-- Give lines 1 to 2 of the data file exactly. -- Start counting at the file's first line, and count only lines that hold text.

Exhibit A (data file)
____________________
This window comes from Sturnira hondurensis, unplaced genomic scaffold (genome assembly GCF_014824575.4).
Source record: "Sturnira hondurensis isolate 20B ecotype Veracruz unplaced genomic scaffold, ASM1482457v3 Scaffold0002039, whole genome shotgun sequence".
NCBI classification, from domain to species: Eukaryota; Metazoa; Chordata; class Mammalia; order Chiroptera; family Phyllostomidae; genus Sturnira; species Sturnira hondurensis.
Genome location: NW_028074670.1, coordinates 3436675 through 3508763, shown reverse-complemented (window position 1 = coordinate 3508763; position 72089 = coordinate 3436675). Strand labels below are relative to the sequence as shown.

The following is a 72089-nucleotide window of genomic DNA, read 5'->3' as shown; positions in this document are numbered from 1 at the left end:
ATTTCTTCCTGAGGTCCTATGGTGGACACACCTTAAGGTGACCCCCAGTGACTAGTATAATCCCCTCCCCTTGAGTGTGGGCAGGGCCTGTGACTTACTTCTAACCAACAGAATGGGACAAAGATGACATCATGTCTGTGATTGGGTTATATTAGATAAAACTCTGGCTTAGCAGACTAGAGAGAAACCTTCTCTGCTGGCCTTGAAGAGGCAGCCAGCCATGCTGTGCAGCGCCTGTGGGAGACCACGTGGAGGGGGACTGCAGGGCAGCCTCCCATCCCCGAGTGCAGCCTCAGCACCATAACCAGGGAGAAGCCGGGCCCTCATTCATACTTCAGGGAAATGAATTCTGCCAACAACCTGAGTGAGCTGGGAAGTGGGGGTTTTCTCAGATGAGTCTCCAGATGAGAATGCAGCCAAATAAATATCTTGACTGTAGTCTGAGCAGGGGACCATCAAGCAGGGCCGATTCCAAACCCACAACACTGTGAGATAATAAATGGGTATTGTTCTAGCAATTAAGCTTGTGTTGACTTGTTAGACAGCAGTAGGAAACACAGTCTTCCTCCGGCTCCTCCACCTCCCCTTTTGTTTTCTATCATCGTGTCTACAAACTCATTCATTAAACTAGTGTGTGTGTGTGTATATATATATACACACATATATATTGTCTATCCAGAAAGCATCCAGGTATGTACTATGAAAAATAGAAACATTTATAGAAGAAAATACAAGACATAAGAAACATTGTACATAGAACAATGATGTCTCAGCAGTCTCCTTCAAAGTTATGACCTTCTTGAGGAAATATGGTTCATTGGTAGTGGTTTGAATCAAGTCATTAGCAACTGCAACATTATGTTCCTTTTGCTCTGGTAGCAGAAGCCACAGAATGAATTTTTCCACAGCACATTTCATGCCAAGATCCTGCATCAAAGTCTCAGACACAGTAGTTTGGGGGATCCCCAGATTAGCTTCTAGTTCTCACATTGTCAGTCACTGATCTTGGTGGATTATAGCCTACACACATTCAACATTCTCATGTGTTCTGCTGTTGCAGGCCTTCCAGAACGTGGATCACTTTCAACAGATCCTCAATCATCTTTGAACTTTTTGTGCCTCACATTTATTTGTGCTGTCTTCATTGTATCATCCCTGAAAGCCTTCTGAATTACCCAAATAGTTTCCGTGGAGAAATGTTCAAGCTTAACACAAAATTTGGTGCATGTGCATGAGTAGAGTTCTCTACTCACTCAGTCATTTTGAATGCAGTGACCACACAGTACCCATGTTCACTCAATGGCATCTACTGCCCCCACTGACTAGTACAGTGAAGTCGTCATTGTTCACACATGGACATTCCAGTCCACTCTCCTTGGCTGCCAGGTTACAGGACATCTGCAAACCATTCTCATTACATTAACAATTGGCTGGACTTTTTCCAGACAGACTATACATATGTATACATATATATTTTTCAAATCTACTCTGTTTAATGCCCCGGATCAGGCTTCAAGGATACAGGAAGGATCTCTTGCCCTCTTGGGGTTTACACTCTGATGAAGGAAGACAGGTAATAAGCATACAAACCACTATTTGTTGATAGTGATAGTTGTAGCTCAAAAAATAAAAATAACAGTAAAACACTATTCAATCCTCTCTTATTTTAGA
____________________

This window comes from Sturnira hondurensis, unplaced genomic scaffold (genome assembly GCF_014824575.4).
Source record: "Sturnira hondurensis isolate 20B ecotype Veracruz unplaced genomic scaffold, ASM1482457v3 Scaffold0002039, whole genome shotgun sequence".